------- df.loc[2] --------
0    11
Name: 2, dtype: int64
type(df.loc[1]) :  <class 'pandas.core.series.Series'>

--------- df[0] ----------
2    11
3    12
3    13
Name: 0, dtype: int64
type(df[0]) :  <class 'pandas.core.series.Series'>

So, there is no sense to pretend that a DataFrame is composed of Series because what would these said Series be supposed to be : columns or rows ? Stupid question and vision.


Then what is a DataFrame ?

In the previous version of this answer, I asked this question, trying to find the answer to the Why is that? part of the question of the OP and the similar interrogation single rows to get converted into a series - why not a data frame with one row? in one of his comment,
while the Is there a way to ensure I always get back a data frame? part has been answered by Dan Allan.

Then, as the Pandas’ docs cited above says that the pandas’ data structures are best seen as containers of lower dimensional data, it seemed to me that the understanding of the why would be found in the characteristcs of the nature of DataFrame structures.

However, I realized that this cited advice must not be taken as a precise description of the nature of Pandas’ data structures.
This advice doesn’t mean that a DataFrame is a container of Series.
It expresses that the mental representation of a DataFrame as a container of Series (either rows or columns according the option considered at one moment of a reasoning) is a good way to consider DataFrames, even if it isn’t strictly the case in reality. “Good” meaning that this vision enables to use DataFrames with efficiency. That’s all.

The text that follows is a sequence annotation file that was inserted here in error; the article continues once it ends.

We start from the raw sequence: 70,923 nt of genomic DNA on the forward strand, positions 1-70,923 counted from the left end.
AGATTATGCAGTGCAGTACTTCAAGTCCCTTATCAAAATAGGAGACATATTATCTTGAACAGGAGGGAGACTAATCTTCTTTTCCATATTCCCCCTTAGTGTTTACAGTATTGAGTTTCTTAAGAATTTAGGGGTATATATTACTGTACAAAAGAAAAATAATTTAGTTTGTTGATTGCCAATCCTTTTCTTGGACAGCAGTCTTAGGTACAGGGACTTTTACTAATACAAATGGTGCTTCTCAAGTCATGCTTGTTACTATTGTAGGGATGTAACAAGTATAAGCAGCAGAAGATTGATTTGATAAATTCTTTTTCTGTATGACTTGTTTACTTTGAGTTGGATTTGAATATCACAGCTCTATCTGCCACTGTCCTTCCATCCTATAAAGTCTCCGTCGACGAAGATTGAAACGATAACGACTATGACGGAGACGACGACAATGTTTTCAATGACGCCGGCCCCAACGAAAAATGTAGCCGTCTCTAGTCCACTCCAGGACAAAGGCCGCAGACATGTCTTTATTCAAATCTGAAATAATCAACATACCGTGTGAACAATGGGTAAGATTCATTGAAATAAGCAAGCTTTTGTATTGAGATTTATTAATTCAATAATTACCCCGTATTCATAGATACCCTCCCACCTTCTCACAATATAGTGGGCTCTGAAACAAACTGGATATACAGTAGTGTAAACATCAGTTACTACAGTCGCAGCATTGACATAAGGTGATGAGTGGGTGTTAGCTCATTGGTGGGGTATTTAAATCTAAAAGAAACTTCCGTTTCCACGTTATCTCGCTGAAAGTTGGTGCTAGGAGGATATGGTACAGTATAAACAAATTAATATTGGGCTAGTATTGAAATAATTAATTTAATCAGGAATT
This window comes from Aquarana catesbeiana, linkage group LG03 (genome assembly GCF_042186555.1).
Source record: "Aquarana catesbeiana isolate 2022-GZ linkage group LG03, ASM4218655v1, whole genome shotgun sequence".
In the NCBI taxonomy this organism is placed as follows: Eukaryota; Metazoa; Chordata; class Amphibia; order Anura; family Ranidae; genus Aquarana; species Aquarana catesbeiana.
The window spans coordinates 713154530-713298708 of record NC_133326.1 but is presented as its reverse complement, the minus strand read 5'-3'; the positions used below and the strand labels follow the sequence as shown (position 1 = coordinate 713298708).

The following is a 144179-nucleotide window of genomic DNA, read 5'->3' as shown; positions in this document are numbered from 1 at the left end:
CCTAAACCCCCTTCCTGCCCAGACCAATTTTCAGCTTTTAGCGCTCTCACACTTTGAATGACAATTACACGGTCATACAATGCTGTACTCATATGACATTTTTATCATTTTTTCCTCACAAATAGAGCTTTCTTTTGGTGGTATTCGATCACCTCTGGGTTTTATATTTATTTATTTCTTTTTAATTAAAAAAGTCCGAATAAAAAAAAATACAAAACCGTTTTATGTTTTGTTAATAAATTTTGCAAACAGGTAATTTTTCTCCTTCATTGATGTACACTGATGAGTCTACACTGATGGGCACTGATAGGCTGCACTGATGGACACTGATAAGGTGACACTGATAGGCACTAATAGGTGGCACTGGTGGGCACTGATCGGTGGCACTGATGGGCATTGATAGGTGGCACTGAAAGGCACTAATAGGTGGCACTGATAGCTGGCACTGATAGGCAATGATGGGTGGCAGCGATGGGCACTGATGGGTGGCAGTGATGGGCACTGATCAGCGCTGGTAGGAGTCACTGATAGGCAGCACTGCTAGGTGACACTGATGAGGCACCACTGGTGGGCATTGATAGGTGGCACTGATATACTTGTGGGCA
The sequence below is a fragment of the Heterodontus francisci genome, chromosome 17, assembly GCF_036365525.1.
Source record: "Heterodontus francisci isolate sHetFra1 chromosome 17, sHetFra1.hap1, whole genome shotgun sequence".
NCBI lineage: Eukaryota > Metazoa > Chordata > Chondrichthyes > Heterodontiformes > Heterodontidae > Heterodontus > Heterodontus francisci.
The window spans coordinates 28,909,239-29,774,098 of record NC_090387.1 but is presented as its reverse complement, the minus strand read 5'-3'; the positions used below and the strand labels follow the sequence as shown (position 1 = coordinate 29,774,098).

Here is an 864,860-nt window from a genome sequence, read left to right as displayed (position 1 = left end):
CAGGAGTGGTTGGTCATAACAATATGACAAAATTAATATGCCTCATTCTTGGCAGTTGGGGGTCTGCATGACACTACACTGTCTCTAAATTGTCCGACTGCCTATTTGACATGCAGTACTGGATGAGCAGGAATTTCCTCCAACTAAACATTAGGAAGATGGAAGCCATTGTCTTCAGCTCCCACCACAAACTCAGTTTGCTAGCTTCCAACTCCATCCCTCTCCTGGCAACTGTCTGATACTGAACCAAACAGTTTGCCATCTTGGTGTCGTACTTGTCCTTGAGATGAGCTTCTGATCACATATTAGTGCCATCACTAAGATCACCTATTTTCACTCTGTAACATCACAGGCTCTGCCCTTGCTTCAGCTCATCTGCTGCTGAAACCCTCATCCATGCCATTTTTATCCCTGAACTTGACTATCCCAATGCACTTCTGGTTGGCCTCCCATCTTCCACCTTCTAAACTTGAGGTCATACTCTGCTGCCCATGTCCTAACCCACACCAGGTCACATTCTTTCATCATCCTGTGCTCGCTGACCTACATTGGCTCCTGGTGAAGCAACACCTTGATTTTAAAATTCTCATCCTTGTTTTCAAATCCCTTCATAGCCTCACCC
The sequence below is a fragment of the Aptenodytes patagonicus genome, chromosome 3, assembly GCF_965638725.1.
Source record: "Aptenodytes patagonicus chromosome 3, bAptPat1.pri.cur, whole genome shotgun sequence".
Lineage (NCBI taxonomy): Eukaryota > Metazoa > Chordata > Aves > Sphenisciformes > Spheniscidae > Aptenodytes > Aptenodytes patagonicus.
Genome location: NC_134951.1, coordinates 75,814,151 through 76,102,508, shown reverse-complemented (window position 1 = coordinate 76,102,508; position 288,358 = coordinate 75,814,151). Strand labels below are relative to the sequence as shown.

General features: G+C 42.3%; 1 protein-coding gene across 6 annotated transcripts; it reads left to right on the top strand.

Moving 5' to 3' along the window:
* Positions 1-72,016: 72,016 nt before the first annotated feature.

Then what is a DataFrame object ?

The DataFrame class produces instances that have a particular structure originated in the NDFrame base class, itself derived from the PandasContainer base class that is also a parent class of the Series class.
Note that this is correct for Pandas until version 0.12. In the upcoming version 0.13, Series will derive also from NDFrame class only.

# with pandas 0.12

from pandas import Series
print 'Series  :n',Series
print 'Series.__bases__  :n',Series.__bases__

from pandas import DataFrame
print 'nDataFrame  :n',DataFrame
print 'DataFrame.__bases__  :n',DataFrame.__bases__

print 'n-------------------'

from pandas.core.generic import NDFrame
print 'nNDFrame.__bases__  :n',NDFrame.__bases__

from pandas.core.generic import PandasContainer
print 'nPandasContainer.__bases__  :n',PandasContainer.__bases__

from pandas.core.base import PandasObject
print 'nPandasObject.__bases__  :n',PandasObject.__bases__

from pandas.core.base import StringMixin
print 'nStringMixin.__bases__  :n',StringMixin.__bases__


Series  :
<class 'pandas.core.series.Series'>
Series.__bases__  :
(<class 'pandas.core.generic.PandasContainer'>, <type 'numpy.ndarray'>)

DataFrame  :
<class 'pandas.core.frame.DataFrame'>
DataFrame.__bases__  :
(<class 'pandas.core.generic.NDFrame'>,)


NDFrame.__bases__  :